Teachers’ Union champions new contract

This school year, teachers in the Rochester Community School District have been working under an expired contract, leaving many weary about what their futures will hold. Although negotiations are in progress with the Board of Education, the effects are already emerging.

The contracts negotiated by the Board of Education and the teachers of the school district outline many aspects of the teachers’ jobs, controlling anything from their pay and benefits to issues like class size, school calendar, and professional development requirements.

Since April, the Rochester Education Association (REA),  and the Board of Education have been negotiating for a new contract for teachers in the district.

“[N]ot having a contract makes doing the job more challenging because I’m concerned about the financial impact on my family that a lack of a contract creates,” Adams English teacher Julie Reese said.

There are many problems raised by an expired contract. Due to new legislation, teachers cannot receive pay raises for how long they have been working, or for advancing in their education. Additionally, come January, teachers working under the expired contract will be required to pay 100% for any increases in their health care premiums, making it difficult  for teachers to plan for their families.

“This uncertainty and relatively flat wages over the past several years have led to many REA members to seek second jobs to supplement their primary income in order to meet their monthly expenses,” REA President Doug Hill said.

Not being able to negotiate for a new contract in a timely fashion is not new to the district. There have been times in the past when teachers worked under an expired contract for over 14 months. This school year, teachers have been showing up to school wearing their red REA shirts every Thursday, and most recently, teachers have been coming and leaving school at their contractual hours. Teachers who stay before or after school to help their students, without pay, are no longer doing so, causing much discussion among students about the current issue.

“Although this is stressful for many, myself included, they are not doing so to hurt the students,” Adams Senior Alyssa Wright said.

Many teachers are feeling the stress of the unknown.

“Not knowing what my pay and benefits will look like plays a major role in the financial planning for my family and the families of other teachers.  It also has the potential to make teachers question their career choices.  For example, the pay and benefits to new teachers has been significantly reduced over the years.  Teachers are highly educated people that may be tempted to seek other professions where they feel their skills and education can be appreciated and rewarded through pay and benefits,” AHS teacher Jerome Bondy said.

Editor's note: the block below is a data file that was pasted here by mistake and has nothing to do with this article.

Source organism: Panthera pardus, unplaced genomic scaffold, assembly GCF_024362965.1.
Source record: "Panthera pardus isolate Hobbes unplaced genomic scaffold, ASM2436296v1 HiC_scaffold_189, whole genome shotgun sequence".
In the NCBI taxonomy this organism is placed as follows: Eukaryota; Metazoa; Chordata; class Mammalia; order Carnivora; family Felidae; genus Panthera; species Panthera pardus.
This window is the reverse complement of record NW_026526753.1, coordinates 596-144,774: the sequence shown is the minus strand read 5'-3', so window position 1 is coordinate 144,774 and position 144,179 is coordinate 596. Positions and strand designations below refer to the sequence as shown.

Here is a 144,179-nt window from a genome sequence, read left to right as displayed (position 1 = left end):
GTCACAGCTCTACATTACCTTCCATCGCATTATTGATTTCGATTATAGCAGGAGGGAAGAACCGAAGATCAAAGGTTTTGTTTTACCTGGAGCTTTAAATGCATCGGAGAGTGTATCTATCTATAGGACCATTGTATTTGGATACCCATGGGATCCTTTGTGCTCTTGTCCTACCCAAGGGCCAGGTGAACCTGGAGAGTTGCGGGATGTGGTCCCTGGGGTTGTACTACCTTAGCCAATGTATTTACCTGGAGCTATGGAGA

There are a few reasons why a contract has not been negotiated so far. Simply, the Board and the teachers union have not come up with an equitable collective bargaining agreement.  Many teachers believe there is no incentive on the part of the board to get a contract in place.  It may actually be cheaper for the Board to keep the teachers under an expired contract as they will not be obligated to pay wage increases for teachers who advanced in the pay scale due to experience or advanced degree work nor the increase in benefits they may see in the new year

Both sides continue to work toward a settlement, having met 23 times with the most recent session this past Tuesday.

“We have great faith that both of our negotiating teams are working diligently, professionally, and with expedience to reach an agreement, “ Board President Beth Talbert said.

“The Board of Education’s goal is to come to a mutual labor agreement with the REA that aligns expenses with revenues, is mindful of current economic conditions and preserves educational opportunity for all students,” Talbert added.

Meanwhile, teachers continue to garner more and more support from the community during this negotiating process. Students have also been involved in spreading the word on the matter by walking out with teachers and showing up to Board meetings.

It is unknown how much longer negotiations will have to go before a contract is agreed on.